X Minus One — “End as a World” by F. L. Wallace

Note: This post was imported from an old content-management system, so please excuse any inconsistencies in formatting.

X Minus one (1955-58) aired F. L. Wallace’s short story “End as a World” on August 1, 1957 as its 105th episode. End of the world stories have been done fairly often in the genre, no few where the people know it’s coming and the author provides his vision of how people might react. Will they abandon all societal customs, morals, laws, and sanctions to anarchic behavior? Will they party like there was no tomorrow? Will they pillage, rob, and murder (pointless as it may seem)? Or will they calmly accept their fate and perhaps gather together for the warmth and comfort loved ones can give in the ultimate final moments. Here F. L. Wallace offers another possibility, one you may not see coming. More I dare not say for fear of spoiling the answer.

“End as a World” saw print in the September 1955 issue of Galaxy. Its companion stories include the final part of four of the serialized novel Preferred Risk as by Edson McCann (pseudonym of Frederik Pohl and Lester del Rey), James Gunn’s novelette “Little Orphan Android,” Robert Sheckley’s short story “Hunting Problem,” Richard Matheson’s novelette “One for the Books,” and Robert Zacks’s (an unknown name to me) short story “The Freelancer.”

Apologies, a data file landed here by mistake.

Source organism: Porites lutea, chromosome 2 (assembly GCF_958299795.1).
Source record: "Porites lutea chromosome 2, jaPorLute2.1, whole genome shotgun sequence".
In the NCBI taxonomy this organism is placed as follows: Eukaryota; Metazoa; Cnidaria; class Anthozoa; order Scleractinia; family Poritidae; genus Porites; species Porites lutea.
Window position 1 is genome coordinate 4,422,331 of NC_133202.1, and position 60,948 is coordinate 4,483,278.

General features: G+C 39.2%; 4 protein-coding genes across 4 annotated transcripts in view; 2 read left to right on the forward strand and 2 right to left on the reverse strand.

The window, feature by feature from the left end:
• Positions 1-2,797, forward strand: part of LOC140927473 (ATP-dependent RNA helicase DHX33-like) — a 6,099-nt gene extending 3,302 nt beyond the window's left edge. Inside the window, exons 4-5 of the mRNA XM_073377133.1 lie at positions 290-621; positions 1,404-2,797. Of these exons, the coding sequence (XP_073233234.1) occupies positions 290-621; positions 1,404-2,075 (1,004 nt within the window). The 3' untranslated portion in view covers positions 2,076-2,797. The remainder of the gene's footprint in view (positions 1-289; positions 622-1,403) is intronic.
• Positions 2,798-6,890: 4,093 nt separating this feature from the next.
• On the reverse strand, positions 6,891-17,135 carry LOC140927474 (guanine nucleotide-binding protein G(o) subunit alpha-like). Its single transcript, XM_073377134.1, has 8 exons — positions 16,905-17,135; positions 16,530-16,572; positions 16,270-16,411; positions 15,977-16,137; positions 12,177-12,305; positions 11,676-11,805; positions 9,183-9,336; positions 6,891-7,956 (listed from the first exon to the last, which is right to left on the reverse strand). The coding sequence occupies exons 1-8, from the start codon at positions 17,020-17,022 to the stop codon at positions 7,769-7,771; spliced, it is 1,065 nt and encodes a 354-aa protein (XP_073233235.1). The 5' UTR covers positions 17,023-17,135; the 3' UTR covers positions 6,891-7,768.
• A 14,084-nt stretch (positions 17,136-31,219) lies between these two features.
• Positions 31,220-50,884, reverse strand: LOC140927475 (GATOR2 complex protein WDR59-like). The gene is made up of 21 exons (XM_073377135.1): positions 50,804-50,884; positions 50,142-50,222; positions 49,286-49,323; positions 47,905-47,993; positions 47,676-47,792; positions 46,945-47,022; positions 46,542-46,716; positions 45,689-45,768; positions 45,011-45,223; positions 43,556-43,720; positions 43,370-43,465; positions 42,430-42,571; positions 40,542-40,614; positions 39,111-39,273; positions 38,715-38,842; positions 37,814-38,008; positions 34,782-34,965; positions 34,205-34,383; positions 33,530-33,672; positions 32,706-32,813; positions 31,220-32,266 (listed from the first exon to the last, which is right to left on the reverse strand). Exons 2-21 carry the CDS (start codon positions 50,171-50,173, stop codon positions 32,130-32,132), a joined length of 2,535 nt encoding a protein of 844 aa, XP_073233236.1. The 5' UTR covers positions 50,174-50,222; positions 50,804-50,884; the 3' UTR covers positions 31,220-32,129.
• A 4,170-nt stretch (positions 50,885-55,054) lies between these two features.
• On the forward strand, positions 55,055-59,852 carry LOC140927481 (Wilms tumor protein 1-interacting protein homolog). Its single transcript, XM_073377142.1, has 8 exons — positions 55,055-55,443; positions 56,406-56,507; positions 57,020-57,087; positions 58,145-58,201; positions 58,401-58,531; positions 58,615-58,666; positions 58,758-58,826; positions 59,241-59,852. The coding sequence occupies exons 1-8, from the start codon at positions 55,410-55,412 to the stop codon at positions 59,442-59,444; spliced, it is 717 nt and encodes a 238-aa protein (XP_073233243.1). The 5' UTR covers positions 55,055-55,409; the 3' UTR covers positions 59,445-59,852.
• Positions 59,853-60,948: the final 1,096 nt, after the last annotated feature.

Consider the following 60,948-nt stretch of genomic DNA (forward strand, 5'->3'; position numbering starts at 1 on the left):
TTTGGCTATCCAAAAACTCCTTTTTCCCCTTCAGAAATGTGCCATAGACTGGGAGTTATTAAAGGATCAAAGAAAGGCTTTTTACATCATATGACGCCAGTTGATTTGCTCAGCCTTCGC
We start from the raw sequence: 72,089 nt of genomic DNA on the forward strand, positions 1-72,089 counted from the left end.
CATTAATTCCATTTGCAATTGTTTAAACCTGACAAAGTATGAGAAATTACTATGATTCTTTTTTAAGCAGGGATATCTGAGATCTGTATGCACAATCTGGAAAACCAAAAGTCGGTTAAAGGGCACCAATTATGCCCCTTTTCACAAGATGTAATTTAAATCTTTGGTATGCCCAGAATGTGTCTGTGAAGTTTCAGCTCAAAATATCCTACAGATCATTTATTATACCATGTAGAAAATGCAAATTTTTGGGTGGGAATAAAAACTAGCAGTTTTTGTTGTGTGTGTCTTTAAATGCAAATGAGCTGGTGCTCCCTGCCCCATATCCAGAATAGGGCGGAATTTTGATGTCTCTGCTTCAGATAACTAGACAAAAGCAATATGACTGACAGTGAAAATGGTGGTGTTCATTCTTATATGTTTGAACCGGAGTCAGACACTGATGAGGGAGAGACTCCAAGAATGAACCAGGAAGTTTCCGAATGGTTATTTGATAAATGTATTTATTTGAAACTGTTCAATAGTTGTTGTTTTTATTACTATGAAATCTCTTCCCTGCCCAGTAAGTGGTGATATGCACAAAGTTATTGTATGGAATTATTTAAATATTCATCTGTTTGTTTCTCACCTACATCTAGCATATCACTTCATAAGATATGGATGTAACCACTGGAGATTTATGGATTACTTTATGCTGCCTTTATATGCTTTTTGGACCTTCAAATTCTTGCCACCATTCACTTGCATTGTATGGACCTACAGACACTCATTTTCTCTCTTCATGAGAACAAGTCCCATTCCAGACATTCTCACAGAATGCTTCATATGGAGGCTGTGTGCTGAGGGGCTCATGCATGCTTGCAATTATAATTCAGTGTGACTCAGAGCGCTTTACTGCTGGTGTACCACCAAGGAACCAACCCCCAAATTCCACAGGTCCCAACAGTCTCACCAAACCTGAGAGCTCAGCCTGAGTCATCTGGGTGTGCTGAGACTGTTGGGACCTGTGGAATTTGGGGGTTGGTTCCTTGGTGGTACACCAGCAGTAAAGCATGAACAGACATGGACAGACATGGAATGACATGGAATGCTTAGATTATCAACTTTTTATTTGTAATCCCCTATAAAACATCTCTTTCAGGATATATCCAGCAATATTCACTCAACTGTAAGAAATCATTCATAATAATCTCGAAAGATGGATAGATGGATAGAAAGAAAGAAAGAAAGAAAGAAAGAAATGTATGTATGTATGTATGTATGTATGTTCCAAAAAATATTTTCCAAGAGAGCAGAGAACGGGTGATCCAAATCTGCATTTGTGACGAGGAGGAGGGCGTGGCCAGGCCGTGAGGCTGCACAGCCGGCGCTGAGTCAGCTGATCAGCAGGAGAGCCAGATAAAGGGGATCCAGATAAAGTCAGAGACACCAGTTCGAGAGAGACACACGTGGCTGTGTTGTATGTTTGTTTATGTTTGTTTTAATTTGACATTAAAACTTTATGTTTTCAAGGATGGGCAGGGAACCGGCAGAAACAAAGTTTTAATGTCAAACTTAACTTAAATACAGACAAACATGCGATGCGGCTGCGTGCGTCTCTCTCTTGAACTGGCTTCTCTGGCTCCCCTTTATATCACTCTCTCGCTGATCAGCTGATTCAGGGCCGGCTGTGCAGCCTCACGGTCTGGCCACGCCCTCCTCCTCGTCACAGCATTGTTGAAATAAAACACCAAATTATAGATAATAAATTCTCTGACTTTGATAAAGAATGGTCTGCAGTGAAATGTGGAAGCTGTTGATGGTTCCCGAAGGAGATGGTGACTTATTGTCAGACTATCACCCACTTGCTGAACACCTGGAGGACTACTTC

F. (Floyd) L. Wallace was not terribly prolific in genre, publishing two dozen stories from 1951-1961, and the 1955 novel Address: Centauri which was published by Gnome Press. Born in Rock Island, IL in 1915, along with his SF and mystery writing he worked as a mechanical engineer, living most of his life in California where he died in Tustin, CA in 2004.

(F. L. Wallace photo above right taken from his wikipedia page and is a scan from its original appearance in the May 1953 issue of Science-Fiction Plus, the scan giving the unfortunate checkered moire pattern. Galaxy cover above left is of the September 1955 issue.)

Play Time: 21:31

{After mom’s little rascals made it home sweaty and tired from a hard day’s play in the August heat, they reluctantly obeyed their mother and took a bath. Clean and cooled off, they found themselves stretched out on the living room rug in front of the radio listening to this episode of X Minus One. The next day would find them at the corner drugstore perusing the racks of their favorite SF magazines, a few choice selections of which are shown below. Astounding was still going strong with its monthly schedule, as was The Magazine of Fantasy & Science Fiction. Venture began as a bi-monthly and saw its first issue earlier in the year with its January 1957 issue. It would last for but ten issues and close shop in the middle of 1958. It would be revived briefly a decade later in 1969 but would again fold in 1970 after only six issues. Note that this issue of Venture sports, along with others, the name of Floyd Wallace on the cover. A happy coincidence. Also of interest is the gorgeous Kelly Freas Astounding cover, portraying a scene from Poul Anderson’s cover novelette “Brake,” which is one of the stories in the late SF Grandmaster’s Psychotechnic League future history. The story has been reprinted at least a dozen times in Psychotechnic League collections, the one I favor being the 1982 Jim Baen Presents edition from Tor titled Cold Victory.}

[Left: Astounding, August 1957 – Center: F&SF, August 1957 – Right: Venture, September 1957]


To view the entire list of weekly Old Time Radio episodes at Tangent Online, click here.